A fundamental algorithmic problem at the heart of static analysis is Dyck reachability. The input is a graph where the edges are labeled with different types of opening and closing parentheses, and the reachability information is computed via paths whose parentheses are properly matched. We present new results for Dyck reachability problems with applications to alias analysis and data-dependence analysis. Our main contributions, that include improved upper bounds as well as lower bounds that establish optimality guarantees, are as follows:

First, we consider Dyck reachability on bidirected graphs, which is the standard way of performing field-sensitive points-to analysis. Given a bidirected graph with $n$ nodes and $m$ edges, we present: (i)~an algorithm with worst-case running time $O(m + n \cdot \alpha(n))$, where $\alpha(n)$ is the inverse Ackermann function, improving the previously known $O(n^2)$ time bound; (ii)~a matching lower bound that shows that our algorithm is optimal wrt to worst-case complexity; and (iii)~an optimal average-case upper bound of $O(m)$ time, improving the previously known $O(m \cdot \log n)$ bound.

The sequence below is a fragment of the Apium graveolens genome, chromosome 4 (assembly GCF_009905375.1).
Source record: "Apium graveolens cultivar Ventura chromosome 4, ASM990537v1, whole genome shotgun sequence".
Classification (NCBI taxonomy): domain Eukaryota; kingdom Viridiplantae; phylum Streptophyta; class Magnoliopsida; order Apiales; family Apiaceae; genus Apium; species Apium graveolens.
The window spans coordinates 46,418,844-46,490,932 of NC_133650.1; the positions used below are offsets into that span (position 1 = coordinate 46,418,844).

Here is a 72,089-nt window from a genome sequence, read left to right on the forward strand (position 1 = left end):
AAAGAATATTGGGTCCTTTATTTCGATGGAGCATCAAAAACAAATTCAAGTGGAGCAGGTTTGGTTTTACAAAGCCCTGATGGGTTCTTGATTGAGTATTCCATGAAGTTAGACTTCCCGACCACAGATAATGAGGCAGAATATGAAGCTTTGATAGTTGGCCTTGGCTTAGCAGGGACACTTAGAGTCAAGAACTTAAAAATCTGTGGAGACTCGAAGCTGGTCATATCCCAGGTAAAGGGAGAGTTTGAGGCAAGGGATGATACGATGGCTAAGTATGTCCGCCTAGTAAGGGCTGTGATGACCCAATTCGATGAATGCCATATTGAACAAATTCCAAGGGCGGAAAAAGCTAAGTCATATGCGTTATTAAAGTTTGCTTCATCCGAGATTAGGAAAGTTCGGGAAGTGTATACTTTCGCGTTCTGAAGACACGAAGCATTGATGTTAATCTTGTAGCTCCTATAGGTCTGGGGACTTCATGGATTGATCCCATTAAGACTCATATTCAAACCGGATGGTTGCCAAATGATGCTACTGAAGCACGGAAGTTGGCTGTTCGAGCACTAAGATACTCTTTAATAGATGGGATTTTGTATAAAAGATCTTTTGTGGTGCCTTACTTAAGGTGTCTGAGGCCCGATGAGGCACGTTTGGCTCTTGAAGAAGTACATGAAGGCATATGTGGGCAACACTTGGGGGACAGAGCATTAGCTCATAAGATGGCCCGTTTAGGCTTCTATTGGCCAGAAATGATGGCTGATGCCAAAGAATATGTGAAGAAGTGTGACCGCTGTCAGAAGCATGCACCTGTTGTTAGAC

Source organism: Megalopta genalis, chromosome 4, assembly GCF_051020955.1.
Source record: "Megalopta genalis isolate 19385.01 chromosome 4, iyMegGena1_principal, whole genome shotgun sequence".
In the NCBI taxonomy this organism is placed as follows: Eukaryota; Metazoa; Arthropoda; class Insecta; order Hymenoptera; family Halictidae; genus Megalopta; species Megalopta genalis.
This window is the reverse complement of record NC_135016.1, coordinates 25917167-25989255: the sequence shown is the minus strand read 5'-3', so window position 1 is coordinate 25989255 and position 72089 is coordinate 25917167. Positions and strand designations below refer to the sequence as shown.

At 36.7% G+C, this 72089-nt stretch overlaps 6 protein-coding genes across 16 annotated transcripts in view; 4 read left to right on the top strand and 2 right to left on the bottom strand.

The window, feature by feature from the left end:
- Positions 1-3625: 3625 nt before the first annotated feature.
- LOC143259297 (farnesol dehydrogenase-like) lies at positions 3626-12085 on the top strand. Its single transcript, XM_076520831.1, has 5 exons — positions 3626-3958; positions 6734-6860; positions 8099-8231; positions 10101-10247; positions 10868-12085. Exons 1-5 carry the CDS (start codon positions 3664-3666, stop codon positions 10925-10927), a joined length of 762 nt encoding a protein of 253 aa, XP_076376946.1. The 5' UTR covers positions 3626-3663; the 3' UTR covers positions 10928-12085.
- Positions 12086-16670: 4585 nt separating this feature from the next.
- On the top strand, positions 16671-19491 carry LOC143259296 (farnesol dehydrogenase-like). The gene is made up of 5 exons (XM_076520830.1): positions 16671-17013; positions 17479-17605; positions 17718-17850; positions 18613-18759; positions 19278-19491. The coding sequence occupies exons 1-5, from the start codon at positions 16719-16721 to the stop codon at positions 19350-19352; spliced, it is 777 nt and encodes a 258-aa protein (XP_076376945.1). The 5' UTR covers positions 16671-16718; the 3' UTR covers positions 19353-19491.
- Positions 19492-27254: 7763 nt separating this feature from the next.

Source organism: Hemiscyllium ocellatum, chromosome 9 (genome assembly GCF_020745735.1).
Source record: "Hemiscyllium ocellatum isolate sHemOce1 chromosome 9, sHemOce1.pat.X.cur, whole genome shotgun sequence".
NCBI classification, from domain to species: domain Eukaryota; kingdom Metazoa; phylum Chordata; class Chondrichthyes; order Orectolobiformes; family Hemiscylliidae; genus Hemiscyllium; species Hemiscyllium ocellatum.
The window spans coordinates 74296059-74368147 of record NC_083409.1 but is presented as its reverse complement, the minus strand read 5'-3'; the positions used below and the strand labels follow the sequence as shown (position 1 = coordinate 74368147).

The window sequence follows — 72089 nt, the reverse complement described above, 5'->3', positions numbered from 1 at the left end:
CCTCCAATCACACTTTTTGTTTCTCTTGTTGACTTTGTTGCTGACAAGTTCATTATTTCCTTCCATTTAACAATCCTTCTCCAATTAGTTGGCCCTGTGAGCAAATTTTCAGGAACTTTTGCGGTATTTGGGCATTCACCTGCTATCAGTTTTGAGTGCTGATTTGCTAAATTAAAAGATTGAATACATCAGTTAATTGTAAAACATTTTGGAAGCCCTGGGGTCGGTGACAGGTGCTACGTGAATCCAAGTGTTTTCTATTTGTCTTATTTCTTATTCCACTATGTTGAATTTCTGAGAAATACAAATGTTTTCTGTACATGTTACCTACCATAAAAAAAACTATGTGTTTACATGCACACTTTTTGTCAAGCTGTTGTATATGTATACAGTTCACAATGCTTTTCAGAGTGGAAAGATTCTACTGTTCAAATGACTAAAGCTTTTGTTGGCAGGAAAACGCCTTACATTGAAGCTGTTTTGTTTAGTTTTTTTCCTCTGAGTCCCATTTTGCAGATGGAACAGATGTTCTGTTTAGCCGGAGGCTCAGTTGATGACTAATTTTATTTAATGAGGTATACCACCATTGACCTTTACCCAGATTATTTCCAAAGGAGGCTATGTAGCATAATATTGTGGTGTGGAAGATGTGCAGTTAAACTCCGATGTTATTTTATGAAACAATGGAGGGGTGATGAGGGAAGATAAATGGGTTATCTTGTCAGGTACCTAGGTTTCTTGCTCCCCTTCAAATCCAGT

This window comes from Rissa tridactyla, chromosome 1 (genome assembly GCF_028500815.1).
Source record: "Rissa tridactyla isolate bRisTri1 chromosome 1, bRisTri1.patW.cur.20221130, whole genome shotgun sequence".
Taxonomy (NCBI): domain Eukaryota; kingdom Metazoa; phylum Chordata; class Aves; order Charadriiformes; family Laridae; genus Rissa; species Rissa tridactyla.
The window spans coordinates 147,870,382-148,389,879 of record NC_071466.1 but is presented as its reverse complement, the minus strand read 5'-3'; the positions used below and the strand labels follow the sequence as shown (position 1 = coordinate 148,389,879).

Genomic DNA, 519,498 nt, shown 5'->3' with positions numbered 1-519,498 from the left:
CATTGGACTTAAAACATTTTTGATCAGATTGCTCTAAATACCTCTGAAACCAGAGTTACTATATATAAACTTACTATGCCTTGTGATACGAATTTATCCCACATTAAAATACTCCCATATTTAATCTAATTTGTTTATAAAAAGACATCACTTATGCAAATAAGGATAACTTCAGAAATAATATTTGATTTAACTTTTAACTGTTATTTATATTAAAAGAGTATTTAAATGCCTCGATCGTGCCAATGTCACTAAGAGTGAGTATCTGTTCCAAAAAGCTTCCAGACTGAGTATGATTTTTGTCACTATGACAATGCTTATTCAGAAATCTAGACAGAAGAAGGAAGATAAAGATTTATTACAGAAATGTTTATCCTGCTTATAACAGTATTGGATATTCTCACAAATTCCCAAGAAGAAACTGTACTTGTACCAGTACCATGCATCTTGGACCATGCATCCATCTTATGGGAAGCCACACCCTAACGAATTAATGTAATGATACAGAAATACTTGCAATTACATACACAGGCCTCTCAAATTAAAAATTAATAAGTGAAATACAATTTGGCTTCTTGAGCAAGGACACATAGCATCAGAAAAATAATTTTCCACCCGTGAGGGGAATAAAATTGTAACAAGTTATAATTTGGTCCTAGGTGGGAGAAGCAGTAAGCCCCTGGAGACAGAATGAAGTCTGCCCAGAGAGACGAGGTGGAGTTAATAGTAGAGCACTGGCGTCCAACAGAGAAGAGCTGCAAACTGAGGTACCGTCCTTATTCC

Second, we consider the problem of context-sensitive data-dependence analysis, where the task is to obtain analysis summaries of library code in the presence of callbacks. Our algorithm preprocesses libraries in almost linear time, after which the contribution of the library in the complexity of the client analysis is only linear, and only wrt the number of call sites.

Third, we prove that combinatorial algorithms for Dyck reachability on general graphs with truly sub-cubic bounds cannot be obtained without obtaining sub-cubic combinatorial algorithms for Boolean Matrix Multiplication, which is a long-standing open problem. Thus we establish that the existing combinatorial algorithms for Dyck reachability are (conditionally) optimal for general graphs.

Finally, we provide a prototype implementation of our algorithms for both alias analysis and data-dependence analysis. Our experimental evaluation demonstrates that the new algorithms significantly outperform all existing methods on the two problems, over real-world benchmarks.